The Dardenne brothers’ excellent The Kid With A Bike is, of course, the film in question – a heart-wrenching tale of a 12-year-old boy who turns to a stranger for comfort when his father abandons him. Underpinned by the same stark melancholia that defines much of the brothers’ work, it’s a tender, beautifully photographed piece of work that’s both uplifting, deeply moving and a darn sight more appealing than seeing a lot of kids jumping around to the worst soundtrack imaginable.
Meanwhile, Bel Ami further cements Robert Pattinson’s attempt to shun his teen-friendly image as he dutifully shags his way through 100 minutes of bland melodrama in this showy adaptation of the 19th century novel of the same name. Lavish as it may be, as a whole it’s a fairly uneven sex-filled affair, held together by a lead performance in which Pattinson never really convinces. Nevertheless, as a playboy who womanises his way up the social ladder, he’s infinitely more charismatic than the emotional vacuum that’s Edward Cullen. Then again, that’s hardly a challenge.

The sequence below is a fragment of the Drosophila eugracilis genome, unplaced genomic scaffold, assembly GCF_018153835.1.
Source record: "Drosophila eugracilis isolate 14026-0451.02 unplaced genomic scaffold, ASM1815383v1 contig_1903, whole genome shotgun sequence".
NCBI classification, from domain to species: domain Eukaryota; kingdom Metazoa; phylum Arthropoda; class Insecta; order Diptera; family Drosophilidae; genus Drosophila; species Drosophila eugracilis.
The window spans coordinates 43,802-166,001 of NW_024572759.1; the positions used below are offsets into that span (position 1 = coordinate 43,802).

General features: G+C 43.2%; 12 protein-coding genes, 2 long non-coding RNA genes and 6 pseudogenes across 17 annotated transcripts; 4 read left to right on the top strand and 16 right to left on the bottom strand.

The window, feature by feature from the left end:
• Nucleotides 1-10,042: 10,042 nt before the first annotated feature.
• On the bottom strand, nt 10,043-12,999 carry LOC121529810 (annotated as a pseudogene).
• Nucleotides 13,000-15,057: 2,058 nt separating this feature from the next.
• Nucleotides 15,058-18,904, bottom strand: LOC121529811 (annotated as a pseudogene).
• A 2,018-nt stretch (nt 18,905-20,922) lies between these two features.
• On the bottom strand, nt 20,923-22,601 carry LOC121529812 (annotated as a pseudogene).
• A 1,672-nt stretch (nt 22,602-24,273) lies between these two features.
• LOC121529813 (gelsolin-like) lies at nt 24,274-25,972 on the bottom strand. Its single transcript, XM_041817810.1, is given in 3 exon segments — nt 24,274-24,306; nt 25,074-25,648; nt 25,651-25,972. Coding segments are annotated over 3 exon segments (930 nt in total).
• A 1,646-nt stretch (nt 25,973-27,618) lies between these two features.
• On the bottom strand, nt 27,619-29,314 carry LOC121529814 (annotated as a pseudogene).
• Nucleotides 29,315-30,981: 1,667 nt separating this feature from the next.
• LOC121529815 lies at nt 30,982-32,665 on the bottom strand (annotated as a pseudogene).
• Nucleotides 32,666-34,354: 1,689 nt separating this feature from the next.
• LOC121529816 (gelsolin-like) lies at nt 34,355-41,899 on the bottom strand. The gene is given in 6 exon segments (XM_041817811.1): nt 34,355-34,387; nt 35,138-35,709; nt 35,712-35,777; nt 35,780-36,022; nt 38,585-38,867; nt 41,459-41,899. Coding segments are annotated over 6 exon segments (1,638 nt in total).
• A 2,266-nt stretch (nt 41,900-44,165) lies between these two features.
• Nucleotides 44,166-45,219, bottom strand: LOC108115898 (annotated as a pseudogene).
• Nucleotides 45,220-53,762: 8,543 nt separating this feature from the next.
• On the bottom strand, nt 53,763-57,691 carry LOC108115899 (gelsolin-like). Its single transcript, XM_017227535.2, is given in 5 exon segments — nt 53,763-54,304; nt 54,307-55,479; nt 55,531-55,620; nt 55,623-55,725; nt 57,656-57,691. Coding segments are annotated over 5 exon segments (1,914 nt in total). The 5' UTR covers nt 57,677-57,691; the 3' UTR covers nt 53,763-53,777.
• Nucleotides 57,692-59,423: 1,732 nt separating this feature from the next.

Good as the Dardennes’ effort is, the week’s surprise highlight comes in the form of Wild Bill, Dexter Fletcher’s assured directorial debut, which defies all expectations implied by its looming council estates and low-level drug dealers, with a charming and surprisingly funny tale of a volatile man who seeks reconciliation with his young boys following an eight-year jail term. At first glance, you’d be forgiven for jumping to conclusions based on the content alone but Fletcher’s film quickly shirks any notions of familiarity with a welcome subversion of our gritty genre expectations. Despite the casting of Charlie Creed-Miles as the lead – a role in which, incidentally, he genuinely shines - Fletcher admirably refrains from the usual temptations of genre typecasting, creating a flawed, but entirely genuine character, to which audiences will no doubt easily warm. What unfolds is an unexpectedly poignant and regularly amusing tale of redemption set to a familiar backdrop often exposed to a less than favourable depiction by a tired British subgenre. Kidulthood it certainly isn’t, and it’s all the better for it.